Originally created 08/05/04

Maker of software that copies DVDs, computer games folds



ST. LOUIS -- A maker of software that enabled users to copy DVDs and computer games folded Tuesday under the mounting weight of lawsuits by deep-pocketed movie studios and video game producers.

In a posting on its Web site, 321 Studios Inc. quietly announced "it has ceased business operations including, but not limited to, the sale, support and promotion of our products."

The company said that despite its "best efforts to remain in business," unfavorable court rulings by three federal courts this year assured its demise.

"The employees and those associated with 321 Studios sincerely appreciate your support of our company and products over the last couple of years," said the statement by the "321 Studios Team."

The company, based in the St. Louis suburb of St. Charles, warned in June that it could seek federal bankruptcy protection to free itself of copyright-related lawsuits by Hollywood and makers of computer games.

Tuesday's announcement came just five days after 321 suffered another legal setback. On Thursday, a federal judge in New York imposed a worldwide ban on the production and distribution of 321's Games X Copy software, which had fetched $60 and let users make what 321's Web site had called "a PERFECT backup copy of virtually any PC game."

The injunction came as part of a June lawsuit by three leading makers of video games, marking a new legal front against a company that already was at odds with Hollywood over the company's DVD-copying software.

Robert Moore, 321's founder and president, long had cast his crusade as a David-and-Goliath struggle, insisting his company's software was meant to let consumers innocently make backup copies of their DVDs and computer games.

Hollywood and the computer-gaming companies - Atari, Electronic Arts Inc. and Vivendi Universal Games - argued otherwise, accusing 321 of violating the 1998 Digital Millennium Copyright Act. That law bars circumvention of anti-piracy measures used to protect DVDs and other technology.

Federal judges in New York and California have barred 321 from marketing the questioned DVD-cloning software. Since those rulings, 321 has shipped retooled versions of its DVD-copying products, removing the software component required to descramble movies.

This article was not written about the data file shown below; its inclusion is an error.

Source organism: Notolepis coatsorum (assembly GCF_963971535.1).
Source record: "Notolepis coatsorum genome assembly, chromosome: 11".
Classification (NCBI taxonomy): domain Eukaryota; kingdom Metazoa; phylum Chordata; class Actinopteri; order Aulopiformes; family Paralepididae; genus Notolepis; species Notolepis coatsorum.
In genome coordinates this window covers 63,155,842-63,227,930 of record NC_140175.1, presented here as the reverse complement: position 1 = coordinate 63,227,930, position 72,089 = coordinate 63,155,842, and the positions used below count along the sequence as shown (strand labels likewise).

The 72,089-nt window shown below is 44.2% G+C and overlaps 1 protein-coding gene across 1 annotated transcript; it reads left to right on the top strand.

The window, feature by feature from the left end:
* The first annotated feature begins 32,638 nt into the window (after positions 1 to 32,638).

Messages left Tuesday with 321 were not returned. Repeated calls to the company in recent weeks have gone unanswered.

In announcing what would be the inevitable end of his "magnificent venture," Moore said that in a matter of months this year 321 went from having nearly 400 employees and expectations of doing $150 million to $200 million in sales this year to about two dozen workers and less than $400,000 in monthly income.

In May, Moore told a congressional panel the court rulings in Hollywood's favor have put his company "on the brink of annihilation."

Even in possible bankruptcy, Moore has said, 321 would make good with creditors, satisfy customers seeking rebates and press its case against Hollywood that consumers "should have the right to make copies of their own legally obtained digital materials."

In its announcement Tuesday, 321 said anyone seeking customer support should do so by Aug. 1, 2005, at the company's Web site, "where you should be able to resolve most of your concerns." The company said it no longer can offer telephone, e-mail or live chat support for any of its products.

On the Net:

Entertainment Software Association, http://www.theesa.com

321 Studios, http://www.321studios.com

Motion Picture Association of America, http://www.mpaa.org